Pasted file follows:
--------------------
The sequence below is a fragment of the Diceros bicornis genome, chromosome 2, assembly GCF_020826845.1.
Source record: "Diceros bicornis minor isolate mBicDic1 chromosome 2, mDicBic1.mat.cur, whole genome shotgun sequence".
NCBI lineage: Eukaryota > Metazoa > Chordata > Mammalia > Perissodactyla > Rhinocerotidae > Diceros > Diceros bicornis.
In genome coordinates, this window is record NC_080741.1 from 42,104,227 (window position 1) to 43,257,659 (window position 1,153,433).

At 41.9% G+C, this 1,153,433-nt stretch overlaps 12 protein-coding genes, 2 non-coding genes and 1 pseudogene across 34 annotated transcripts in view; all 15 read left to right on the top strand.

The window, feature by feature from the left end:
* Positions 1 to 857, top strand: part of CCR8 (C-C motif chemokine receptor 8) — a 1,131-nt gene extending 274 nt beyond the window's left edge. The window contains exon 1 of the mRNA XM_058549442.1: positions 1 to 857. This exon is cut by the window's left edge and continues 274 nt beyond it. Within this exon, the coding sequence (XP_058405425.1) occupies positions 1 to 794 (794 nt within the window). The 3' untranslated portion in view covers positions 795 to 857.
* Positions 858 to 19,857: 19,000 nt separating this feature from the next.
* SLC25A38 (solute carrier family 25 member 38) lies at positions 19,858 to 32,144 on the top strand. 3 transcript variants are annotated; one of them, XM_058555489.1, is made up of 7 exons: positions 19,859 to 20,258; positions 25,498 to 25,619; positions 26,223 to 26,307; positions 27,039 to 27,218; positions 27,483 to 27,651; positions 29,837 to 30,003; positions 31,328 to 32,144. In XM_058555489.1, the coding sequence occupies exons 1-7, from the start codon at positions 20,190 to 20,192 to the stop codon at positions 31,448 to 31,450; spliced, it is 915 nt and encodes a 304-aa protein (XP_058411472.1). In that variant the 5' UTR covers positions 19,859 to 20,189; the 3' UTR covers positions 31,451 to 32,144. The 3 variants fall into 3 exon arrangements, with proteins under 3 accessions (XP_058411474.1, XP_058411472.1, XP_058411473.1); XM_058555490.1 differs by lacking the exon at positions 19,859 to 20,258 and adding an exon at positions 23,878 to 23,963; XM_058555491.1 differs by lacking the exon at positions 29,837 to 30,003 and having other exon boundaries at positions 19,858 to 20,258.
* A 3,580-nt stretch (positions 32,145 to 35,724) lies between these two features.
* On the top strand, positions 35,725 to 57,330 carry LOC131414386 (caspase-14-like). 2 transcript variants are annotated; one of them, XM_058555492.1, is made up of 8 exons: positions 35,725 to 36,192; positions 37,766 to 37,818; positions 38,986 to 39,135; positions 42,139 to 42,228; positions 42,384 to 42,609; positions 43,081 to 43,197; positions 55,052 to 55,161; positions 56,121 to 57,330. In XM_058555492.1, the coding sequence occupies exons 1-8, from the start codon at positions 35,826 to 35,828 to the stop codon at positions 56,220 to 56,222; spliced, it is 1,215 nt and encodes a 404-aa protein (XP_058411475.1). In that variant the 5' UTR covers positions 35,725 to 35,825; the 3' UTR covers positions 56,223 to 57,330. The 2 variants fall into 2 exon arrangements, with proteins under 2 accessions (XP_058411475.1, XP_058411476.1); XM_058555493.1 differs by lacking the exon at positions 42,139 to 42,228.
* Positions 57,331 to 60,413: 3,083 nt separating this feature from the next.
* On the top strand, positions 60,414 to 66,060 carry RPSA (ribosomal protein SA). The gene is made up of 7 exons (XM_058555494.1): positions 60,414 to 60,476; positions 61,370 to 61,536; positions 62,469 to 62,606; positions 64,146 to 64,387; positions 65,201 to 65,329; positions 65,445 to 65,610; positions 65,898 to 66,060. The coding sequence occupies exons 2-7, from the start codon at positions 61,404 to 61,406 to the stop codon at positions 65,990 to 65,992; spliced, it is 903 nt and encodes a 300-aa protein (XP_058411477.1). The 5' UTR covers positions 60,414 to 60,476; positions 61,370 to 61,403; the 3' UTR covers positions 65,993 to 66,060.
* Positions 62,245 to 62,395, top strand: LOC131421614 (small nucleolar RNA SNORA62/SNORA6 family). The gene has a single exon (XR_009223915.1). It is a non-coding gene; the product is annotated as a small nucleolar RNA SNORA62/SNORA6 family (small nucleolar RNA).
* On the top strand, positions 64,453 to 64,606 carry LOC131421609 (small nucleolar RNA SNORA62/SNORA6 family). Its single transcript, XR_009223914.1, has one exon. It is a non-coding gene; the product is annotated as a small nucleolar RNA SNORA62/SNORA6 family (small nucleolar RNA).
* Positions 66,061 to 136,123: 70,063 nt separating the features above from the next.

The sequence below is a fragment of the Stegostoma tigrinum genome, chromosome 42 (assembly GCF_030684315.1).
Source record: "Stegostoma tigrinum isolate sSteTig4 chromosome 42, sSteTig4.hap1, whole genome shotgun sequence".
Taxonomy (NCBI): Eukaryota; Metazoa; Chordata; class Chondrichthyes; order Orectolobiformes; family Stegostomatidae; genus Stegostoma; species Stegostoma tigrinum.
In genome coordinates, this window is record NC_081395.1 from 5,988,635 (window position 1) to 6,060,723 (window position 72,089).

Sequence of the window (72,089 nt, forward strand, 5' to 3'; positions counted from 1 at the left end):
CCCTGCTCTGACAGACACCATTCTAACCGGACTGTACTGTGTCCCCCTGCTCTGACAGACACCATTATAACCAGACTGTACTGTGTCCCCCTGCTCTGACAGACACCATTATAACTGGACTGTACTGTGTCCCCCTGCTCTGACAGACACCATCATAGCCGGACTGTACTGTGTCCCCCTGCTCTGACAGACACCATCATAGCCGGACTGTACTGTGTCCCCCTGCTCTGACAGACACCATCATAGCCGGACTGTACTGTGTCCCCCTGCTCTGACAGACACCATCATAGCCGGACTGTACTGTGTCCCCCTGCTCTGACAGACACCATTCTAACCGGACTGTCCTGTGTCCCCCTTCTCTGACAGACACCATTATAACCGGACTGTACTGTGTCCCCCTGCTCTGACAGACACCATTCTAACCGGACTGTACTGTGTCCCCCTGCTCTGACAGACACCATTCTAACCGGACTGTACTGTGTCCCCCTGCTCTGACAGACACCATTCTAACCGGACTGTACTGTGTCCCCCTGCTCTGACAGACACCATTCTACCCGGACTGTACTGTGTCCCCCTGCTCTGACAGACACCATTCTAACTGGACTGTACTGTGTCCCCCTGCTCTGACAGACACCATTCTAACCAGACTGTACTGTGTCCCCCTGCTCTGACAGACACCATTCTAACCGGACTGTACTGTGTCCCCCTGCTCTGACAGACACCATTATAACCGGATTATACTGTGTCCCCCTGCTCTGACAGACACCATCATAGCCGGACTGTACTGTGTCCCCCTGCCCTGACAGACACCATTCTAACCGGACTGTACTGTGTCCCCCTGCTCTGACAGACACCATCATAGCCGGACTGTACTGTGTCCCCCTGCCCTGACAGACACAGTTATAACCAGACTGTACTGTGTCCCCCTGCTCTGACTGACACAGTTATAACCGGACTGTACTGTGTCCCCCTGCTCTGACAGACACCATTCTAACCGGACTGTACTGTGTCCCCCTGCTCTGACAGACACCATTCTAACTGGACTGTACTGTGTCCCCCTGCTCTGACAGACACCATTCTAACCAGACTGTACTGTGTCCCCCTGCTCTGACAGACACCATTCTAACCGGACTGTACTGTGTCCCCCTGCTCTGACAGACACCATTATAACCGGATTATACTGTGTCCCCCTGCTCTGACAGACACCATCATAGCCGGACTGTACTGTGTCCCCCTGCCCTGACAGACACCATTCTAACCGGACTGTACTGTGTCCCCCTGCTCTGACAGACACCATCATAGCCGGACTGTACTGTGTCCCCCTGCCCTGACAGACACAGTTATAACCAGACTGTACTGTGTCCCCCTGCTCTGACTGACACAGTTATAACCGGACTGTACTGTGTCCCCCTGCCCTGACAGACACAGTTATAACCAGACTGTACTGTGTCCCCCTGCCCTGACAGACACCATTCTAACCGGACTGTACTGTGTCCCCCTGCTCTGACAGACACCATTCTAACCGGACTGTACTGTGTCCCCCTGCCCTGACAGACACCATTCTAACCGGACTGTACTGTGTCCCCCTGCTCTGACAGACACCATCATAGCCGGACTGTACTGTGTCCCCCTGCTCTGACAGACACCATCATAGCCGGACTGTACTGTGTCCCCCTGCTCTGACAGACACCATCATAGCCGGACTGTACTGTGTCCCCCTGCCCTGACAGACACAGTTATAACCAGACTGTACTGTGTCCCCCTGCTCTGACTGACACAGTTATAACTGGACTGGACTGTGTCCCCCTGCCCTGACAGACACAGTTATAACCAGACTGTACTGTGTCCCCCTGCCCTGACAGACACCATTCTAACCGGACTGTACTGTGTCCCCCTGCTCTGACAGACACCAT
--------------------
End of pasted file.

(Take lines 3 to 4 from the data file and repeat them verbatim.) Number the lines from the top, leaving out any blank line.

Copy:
NCBI lineage: Eukaryota > Metazoa > Chordata > Mammalia > Perissodactyla > Rhinocerotidae > Diceros > Diceros bicornis.
In genome coordinates, this window is record NC_080741.1 from 42,104,227 (window position 1) to 43,257,659 (window position 1,153,433).